|Laplander camp at Gleen with reindeer that had been shot.|
Johan Tiren born 1853 in Sweden, died 1911 in Sweden.
Tiren became deeply involved in the issue of rights for the Sami (Laplanders) and, in 1892, painted a controversial scene showing them with some of their reindeer that had been shot by a farmer. It was inspired by a real incident involving a landowner named William Farupof Ljusnedal who had instigated the slaughtering of reindeer belonging to the Sami so the area could be developed.
|Poor muzzle discipline. He might just be carrying it to hand to his elder who could then put a percussion cap on it. A New York reload.|
|Hunting "elk", what we know as moose on this side of the Atlantic|
|The weapon is presumably to protect the herds from wolves and the predations of greedy neighbors|
The firearms used by nomads were typically whatever they could get their hands on. Military surplus from 40 years ago would be common and the rifling rotted out by black-powder. Consequently, the typical weapon would be a .57ish caliber, smooth-bore which would fire a half-ounce(ish) round-ball in the 1200fps-to-1400fps range.
Not normally what we think of when we talk about rifles suitable for moose. But these guys had all day to track the moose after shooting and the shots were launched from very close range. Woodcraft!
It seems unlikely that many shots were fired at small game. Lead and black-powder were hard to come by. Spending a half-ounce of lead and a tenth-of-an-ounce of black-powder to collect a four-pound hare wasn't a great trade-off when small game could be snared or clubbed and eggs collected by hand.
|Reindeer were used for draft animals as well as milk, meat and hide.|
|Lichens are reindeer's primary food and it takes a lot of area to feed one reindeer, especially when they have to scrape the snow off first. They cannot access the lichens beneath drifts and can only forage on the more exposed, windblown areas.|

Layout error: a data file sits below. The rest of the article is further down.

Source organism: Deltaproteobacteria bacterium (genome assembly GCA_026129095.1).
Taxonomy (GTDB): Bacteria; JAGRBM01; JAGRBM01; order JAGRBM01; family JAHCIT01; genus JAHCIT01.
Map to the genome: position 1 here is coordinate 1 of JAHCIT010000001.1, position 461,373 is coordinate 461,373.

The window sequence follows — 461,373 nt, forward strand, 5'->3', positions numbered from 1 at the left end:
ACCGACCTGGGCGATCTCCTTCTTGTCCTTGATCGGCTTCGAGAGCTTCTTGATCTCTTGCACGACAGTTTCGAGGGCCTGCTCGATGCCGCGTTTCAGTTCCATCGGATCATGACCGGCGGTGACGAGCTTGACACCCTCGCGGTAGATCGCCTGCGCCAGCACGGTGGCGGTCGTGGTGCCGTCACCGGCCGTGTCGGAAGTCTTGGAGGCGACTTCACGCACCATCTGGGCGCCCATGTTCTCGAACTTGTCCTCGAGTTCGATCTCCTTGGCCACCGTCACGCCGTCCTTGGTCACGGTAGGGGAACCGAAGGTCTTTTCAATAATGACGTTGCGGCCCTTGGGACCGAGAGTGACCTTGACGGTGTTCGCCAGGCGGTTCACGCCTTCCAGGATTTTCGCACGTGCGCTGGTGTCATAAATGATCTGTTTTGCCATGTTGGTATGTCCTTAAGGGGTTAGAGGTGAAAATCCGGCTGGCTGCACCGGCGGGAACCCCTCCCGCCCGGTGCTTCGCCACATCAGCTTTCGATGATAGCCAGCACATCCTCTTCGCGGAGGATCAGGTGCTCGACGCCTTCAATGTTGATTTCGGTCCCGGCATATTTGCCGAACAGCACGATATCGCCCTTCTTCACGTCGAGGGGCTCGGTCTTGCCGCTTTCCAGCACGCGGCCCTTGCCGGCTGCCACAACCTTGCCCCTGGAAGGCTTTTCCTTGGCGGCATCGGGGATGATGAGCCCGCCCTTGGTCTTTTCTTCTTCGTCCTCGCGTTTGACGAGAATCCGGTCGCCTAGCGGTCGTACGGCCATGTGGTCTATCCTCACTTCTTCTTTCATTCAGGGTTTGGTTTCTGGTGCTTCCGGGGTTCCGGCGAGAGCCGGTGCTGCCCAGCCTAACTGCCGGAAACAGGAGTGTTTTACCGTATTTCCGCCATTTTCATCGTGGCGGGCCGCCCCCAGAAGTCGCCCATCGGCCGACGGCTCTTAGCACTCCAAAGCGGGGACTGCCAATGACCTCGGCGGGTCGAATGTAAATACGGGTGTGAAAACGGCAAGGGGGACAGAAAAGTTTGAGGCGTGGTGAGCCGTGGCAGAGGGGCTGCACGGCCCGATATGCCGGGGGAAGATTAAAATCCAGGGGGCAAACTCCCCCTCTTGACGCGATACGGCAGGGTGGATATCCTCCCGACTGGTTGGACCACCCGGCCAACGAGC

This style of hut is heated with an open fire and occupants are heated by radiant heat. It is a hog for firewood. No matter, when the deadwood that is close is depleted, the hut is easily moved to another site with abundant wood.
|Based on her costume, this painting might not be from Lapland but from Bavaria where he spent part of 1881|
Survival on-the-margins required ceaseless industry. No time to look at smart-phones. This young lady is knitting while she watches the family milch cow. She is also wearing a foraging apron in case she sees something worth bringing back home.
In a pre-industrial, agricultural economy, there were long-duration, low-intensity tasks like watching livestock. During that time, other tasks that supported the family economy were fitted in, like mortar between the rocks. It could be picking berries or knitting or spinning or collecting some sticks for the stove.
|After the Blizzard.|
Life-on-the-margin comes at a cost. Population pressure is self-limiting. This family lost one of its sons and some of their reindeer herd. Looking at the young man's skin-tones is eerie. I suspect the artist had seen people who died of exposure.
A question to my readers in Alaska, Scandinavia and the colder parts of Canada: "How long does it take to grow spruce trees the size of the ones shown in Tiren's paintings?"
I expect the estimates to be all over the place. One can see the effects of soil fertility and shorter growing season between Eaton Rapids, Michigan (42.5 Latitude) and Marquette, Michigan (46.6 Latitude). Pine and spruce species that might show 36" of annual growth in their peak years might only show 12"-to-15" in the Upper Peninsula.
My guess is in the +40 year range but it could be anywhere from 20 years to over 80. The thing is, I don't need to guess because I can ask people who live "there".
The point being, if a climate can only produce an above-ground net biomass of 500 pounds a year then one must expend a lot of energy bringing the biomass to your house/animals or you can move to areas that have not been "harvested" in the last few generations.
Thanks for doing Tuesday art. I miss Remus.ReplyDelete
At 64 degrees North, with adequate rainfall, I would guess White Spruce like those would be 30 or so years old.ReplyDelete
Ahhh, firewood. I love it so. I even graphed moisture content vs. heat output when I lived in Alaska. That was quite a birch.ReplyDelete
This might help. I didn't look at it all but seems to have detail. If l am reading the charts right a half mm might be it but this is near trendline.
Treeline. Screwed by autocorrect again.ReplyDelete
Under good growing conditions it may have reached 2-4 m in height by age 10, and 12 m by age 40 (tree growth rates are highly variable and dependent on many conditions). Black spruce can grow to reach heights up to 20 m and are thought to live as long as 280 years, though few are thought to reach this age, owing to the prevalence of forest fires and logging in the boreal forest.ReplyDelete